According to a report entitled "Food, Nutrition and the Prevention of Cancer: A Global Perspective" published by the American Cancer Society, as much as 30 to 40 percent of cancers are linked to diet choices. The society's dietary guidelines place great emphasis on an increased diet of vegetables, fruits, legumes, and grain-based foods. A cancer prevention diet focuses on healthy eating and avoids foods high in calories and fats. Eating a healthy diet offers plenty of long term benefits as well.
Guidelines for healthy eating that focus on cancer prevention are simple to understand and follow.
- Reduce foods high in fat.-The cellular structure of foods high in fat content play an important role in the formation and development of cancer cells. Fat cells can easily split and contribute to a high frequency of what is known as free radicals. These free radicals are actually molecular fragments that can damage a cell's DNA makeup, possibly causing a mutation that results in cancerous cells. This is why it is so important to limit saturated and trans fats in your diet to no more than 30 percent.
- Reduce meat consumption. This is especially important in regards to meat with high fat content. When you do cook meats, do so by baking, poaching, or broiling. Choose healthy meats, like turkey, chicken, and fish as opposed to red meats. Limit your meats to only one-third or less of the foods you place on your plate, and instead fill up on fruits and vegetables.
- Avoid carcinogens, which are cancer causing substances. These carcinogens can be found in the following: moldy foods, preserved or dried meats, foods cooked in highly heated oils, and smoked foods.
- Battle free radicals with nutrients. You can sometimes reverse the dangerous affects of free radicals by filling up on foods full of nutrients or anti-oxidants. Vitamins A, B, C, D, and E, as well as folic acid, calcium, selenium, zinc, and beta carotene can be found in fruits and vegetables.
- Watch food storage. Pay attention to how you store food, whether it be uncooked or leftovers. Don't leave perishable foods unrefrigerated for more than two hours in temperatures between 40 and 90 degrees F. or for 1 hour in temperatures 90 degrees or above, according to the Food Safety and Inspection Service.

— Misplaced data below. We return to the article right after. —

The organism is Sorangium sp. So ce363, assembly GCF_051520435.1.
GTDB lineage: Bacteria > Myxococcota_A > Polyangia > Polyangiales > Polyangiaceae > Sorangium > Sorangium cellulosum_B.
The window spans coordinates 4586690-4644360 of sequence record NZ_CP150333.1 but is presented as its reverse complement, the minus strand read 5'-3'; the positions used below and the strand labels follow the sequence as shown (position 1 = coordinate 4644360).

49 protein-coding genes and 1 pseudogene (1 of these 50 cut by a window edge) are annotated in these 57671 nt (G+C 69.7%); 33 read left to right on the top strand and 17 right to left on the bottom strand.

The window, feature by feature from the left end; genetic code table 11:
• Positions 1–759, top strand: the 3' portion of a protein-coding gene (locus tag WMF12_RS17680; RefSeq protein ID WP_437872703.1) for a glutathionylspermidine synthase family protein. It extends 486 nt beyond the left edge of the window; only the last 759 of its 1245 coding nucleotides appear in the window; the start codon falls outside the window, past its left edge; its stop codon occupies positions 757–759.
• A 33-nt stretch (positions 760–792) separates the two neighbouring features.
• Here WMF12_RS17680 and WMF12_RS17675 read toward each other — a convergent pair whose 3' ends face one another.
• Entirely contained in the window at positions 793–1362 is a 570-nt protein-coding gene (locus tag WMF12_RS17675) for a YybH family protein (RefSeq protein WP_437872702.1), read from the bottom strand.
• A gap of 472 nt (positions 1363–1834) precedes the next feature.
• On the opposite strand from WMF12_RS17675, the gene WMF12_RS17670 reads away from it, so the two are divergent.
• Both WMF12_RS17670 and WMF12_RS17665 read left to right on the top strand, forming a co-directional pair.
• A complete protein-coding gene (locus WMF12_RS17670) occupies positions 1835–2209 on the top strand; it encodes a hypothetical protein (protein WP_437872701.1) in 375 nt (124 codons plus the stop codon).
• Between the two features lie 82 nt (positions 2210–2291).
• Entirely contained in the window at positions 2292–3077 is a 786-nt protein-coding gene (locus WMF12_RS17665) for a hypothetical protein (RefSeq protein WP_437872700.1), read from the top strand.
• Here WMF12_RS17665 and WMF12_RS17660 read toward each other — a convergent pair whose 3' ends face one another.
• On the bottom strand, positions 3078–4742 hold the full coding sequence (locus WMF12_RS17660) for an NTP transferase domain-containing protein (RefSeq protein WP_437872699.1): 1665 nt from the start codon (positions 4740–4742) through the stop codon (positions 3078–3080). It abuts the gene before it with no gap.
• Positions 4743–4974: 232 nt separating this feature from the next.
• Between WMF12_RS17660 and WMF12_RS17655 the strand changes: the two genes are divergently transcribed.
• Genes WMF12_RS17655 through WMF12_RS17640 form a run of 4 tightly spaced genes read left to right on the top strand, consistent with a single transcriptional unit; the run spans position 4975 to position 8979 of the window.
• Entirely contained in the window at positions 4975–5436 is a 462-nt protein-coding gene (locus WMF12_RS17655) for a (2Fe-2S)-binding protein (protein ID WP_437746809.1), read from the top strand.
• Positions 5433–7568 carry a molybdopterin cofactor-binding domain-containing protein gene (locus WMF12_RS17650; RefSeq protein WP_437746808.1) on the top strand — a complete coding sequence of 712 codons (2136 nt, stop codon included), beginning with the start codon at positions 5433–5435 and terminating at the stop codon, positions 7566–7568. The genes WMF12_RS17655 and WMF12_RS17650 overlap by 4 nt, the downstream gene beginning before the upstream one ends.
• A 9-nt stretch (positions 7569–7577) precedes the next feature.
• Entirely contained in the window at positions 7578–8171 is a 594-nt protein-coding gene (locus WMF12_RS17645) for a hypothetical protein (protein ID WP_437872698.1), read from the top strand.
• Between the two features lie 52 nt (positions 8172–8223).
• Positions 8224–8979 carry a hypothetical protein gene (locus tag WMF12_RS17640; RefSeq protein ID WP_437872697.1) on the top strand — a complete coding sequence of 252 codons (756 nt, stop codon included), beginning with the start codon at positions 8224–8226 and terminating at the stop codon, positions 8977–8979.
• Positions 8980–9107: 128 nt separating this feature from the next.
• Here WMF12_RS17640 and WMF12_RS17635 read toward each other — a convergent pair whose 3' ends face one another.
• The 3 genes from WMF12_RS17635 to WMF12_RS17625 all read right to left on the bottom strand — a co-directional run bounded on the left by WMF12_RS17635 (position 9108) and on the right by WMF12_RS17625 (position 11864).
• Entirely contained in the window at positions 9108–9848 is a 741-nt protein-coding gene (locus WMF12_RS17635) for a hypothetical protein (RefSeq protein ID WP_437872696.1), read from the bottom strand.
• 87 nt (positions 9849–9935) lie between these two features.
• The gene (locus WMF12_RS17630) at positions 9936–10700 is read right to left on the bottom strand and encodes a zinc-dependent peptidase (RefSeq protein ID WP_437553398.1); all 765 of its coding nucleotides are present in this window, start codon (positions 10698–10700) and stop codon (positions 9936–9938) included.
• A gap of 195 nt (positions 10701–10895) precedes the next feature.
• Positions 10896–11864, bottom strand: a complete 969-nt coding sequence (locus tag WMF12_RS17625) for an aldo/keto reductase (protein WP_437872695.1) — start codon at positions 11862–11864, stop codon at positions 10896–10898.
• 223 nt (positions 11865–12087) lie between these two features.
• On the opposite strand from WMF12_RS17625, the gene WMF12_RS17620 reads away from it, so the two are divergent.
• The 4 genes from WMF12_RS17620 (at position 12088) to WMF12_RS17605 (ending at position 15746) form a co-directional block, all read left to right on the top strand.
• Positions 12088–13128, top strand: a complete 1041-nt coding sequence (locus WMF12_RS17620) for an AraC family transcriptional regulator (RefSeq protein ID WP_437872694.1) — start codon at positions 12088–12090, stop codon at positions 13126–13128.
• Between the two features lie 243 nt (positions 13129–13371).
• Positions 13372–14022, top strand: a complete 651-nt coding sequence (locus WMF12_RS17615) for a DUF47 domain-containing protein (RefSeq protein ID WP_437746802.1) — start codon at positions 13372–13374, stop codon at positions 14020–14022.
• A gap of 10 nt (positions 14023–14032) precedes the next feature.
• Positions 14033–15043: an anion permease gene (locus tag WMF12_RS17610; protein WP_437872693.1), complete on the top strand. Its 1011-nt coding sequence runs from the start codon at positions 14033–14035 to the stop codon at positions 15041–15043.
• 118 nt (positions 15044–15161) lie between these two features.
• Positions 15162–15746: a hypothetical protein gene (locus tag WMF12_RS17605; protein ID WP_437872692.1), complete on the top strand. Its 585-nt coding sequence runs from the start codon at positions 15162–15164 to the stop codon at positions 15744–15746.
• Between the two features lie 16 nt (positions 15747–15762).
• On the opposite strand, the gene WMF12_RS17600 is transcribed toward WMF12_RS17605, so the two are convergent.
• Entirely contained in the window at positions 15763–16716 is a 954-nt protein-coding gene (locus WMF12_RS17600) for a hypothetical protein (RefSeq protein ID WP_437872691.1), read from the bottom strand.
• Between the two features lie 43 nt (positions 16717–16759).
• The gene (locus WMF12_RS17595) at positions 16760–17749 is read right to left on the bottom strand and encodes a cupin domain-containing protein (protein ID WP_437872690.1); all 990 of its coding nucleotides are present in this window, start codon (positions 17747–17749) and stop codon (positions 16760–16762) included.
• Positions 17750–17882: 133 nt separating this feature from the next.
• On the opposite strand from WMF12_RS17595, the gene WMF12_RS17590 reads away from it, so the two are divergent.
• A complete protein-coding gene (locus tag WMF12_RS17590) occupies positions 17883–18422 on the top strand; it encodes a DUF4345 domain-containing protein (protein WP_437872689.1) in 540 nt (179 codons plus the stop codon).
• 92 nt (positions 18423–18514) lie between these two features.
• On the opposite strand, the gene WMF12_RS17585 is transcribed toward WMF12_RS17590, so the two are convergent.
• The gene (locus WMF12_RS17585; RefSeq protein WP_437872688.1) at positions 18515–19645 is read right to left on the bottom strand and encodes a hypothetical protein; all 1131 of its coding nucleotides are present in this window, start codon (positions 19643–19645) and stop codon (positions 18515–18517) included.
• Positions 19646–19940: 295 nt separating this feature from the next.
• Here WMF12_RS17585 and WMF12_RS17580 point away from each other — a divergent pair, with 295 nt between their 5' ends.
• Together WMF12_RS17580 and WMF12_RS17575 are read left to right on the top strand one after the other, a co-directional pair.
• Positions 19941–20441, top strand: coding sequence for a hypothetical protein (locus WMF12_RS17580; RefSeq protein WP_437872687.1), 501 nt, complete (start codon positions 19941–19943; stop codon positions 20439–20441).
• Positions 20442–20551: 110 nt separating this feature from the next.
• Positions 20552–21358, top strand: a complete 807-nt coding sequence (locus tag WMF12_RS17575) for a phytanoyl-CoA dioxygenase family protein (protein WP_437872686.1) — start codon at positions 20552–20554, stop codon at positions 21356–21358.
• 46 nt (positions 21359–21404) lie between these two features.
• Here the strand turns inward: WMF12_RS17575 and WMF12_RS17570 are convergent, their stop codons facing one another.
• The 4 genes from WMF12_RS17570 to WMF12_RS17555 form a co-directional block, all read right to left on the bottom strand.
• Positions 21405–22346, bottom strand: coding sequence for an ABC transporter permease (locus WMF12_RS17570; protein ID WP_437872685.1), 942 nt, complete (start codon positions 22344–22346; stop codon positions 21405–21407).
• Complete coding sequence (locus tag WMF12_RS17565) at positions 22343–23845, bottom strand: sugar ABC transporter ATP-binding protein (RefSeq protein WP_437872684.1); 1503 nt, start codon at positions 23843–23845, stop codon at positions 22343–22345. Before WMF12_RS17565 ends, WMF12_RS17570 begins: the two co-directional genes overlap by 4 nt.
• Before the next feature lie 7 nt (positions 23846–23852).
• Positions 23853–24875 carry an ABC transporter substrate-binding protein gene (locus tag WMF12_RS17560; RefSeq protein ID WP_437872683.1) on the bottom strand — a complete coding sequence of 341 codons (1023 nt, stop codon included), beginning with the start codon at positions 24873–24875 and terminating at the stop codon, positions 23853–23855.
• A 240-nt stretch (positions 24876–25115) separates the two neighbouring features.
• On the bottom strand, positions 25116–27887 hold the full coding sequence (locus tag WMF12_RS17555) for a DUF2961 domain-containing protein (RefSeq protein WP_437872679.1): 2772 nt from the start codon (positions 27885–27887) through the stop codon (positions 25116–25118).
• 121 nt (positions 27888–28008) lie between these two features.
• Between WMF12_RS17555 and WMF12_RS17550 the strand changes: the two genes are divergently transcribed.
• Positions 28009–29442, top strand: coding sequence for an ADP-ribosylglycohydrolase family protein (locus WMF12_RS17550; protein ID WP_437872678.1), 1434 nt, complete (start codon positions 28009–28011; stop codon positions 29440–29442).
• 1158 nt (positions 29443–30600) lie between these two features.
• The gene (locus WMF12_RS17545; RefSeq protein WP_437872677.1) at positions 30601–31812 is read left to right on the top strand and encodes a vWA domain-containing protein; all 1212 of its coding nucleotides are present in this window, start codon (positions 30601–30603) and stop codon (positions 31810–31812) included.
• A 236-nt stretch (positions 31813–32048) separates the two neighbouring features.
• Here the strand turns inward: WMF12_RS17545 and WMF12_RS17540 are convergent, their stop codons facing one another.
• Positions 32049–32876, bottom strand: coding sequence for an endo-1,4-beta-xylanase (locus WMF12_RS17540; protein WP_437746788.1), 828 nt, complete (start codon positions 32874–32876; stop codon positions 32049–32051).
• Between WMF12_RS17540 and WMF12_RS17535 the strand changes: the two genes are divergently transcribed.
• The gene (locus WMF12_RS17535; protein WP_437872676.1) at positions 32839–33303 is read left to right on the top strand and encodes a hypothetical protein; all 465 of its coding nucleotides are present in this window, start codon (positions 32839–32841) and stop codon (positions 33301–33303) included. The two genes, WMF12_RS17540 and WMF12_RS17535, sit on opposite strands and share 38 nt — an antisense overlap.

- Limit alcoholic beverages and cigarettes. While it has already been proven that cigarette smoking and alcohol are related to cancer, those who combine alcohol with smoking are at an even greater risk for developing cancer.
- Consult your doctor about starting a vitamin regimen. Dietary supplements and vitamins can also help you maintain a healthy diet, and may be a necessary addition to a cancer prevention diet. Even if you are eating a healthy diet, your active lifestyle may dictate a need for additional vitamins and minerals.
- Lower your salt consumption. Don't automatically grab that salt shaker. Your salt intake should only be 6 grams or less each day. Keep in mind that some foods are already salted, and you should take that into account when attempting to figure your grams of sodium per day.
Cancer Prevention Diet Plan
A cancer prevention diet should consist of the following:
- Eat five servings or more of fruits and vegetables every day.
- Choose foods from other plant sources. These could include whole grain breads, cereals, rice, and legumes.
- Avoid foods that contain sugar and white flour, such as sweets, pastries, soft drinks, etc.
- Eat foods that provide plenty of fiber to your diet, including fruits such as apples, bananas, prunes and citrus fruits; vegetables like broccoli, carrots, tomatoes, lima and kidney beans, black-eyed peas, and lentils; and whole grains such as nuts, barley, and oat bran.
- Consume healthy fats, which can be found in sunflower, canola, olive, and soybean oils, and spinach and mustard greens.
- Up your omega-3 fatty acid intake by eating fish and fish oils.
A diet rich in life healthy foods can help you prevent the risk of cancer.